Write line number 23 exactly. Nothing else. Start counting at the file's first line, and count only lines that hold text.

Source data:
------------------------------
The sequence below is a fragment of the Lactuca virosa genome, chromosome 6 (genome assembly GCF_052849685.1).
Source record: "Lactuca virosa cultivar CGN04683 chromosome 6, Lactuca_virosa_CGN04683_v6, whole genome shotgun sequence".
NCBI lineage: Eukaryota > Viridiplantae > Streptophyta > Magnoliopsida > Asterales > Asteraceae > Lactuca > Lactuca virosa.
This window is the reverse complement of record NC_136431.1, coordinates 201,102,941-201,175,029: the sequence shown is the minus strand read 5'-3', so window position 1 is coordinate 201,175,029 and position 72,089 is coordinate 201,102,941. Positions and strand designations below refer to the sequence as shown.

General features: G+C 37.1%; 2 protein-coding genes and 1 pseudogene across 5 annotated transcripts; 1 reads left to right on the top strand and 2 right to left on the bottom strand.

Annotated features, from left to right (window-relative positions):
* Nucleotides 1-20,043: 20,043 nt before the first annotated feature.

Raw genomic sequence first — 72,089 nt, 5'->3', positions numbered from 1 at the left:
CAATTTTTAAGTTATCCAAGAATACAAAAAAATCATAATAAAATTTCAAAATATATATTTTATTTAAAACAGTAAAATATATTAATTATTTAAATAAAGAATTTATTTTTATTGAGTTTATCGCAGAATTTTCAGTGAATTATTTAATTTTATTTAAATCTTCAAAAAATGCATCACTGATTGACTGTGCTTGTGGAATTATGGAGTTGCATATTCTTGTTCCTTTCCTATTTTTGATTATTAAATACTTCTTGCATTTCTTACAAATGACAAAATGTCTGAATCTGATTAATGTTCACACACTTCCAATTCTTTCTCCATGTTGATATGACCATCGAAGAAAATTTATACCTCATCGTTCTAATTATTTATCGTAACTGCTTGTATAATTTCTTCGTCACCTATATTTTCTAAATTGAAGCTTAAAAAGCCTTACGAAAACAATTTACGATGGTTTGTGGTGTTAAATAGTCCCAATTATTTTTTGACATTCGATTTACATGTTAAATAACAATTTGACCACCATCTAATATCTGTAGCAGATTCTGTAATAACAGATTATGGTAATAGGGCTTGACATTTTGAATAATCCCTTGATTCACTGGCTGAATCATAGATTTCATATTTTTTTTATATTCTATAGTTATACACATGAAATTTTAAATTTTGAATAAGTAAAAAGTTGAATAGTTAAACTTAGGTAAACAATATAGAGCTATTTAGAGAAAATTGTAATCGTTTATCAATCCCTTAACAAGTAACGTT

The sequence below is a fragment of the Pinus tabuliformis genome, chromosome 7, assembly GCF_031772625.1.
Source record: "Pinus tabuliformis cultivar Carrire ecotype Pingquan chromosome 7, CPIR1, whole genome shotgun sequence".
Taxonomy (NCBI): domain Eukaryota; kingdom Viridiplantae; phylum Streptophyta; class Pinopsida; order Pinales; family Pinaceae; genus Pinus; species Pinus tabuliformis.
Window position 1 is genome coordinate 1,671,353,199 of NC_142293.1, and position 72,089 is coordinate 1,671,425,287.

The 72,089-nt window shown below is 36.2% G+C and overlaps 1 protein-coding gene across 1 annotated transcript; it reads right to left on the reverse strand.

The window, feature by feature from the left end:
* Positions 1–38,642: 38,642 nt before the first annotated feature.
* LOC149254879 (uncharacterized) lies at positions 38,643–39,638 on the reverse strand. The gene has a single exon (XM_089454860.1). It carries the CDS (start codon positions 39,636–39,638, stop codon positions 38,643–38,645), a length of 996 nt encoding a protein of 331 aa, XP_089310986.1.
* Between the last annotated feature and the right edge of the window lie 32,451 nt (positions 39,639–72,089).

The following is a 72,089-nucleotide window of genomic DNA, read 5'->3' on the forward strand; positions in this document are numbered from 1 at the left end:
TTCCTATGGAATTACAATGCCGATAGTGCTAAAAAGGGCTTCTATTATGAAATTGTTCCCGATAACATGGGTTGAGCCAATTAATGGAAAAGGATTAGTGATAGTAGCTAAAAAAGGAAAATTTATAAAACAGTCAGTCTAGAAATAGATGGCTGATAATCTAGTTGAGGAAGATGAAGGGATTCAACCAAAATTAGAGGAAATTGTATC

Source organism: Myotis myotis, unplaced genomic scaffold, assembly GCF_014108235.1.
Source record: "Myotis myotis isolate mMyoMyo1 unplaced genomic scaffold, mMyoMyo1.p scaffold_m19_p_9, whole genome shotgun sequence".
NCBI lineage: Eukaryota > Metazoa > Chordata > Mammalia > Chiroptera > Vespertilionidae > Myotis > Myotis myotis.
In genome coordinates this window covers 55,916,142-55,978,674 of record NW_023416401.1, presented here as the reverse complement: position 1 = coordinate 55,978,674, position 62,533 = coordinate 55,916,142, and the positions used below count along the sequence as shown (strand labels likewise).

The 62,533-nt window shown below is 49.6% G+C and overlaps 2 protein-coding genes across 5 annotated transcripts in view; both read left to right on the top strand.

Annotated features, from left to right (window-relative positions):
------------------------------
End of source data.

NCBI lineage: Eukaryota > Metazoa > Chordata > Mammalia > Chiroptera > Vespertilionidae > Myotis > Myotis myotis.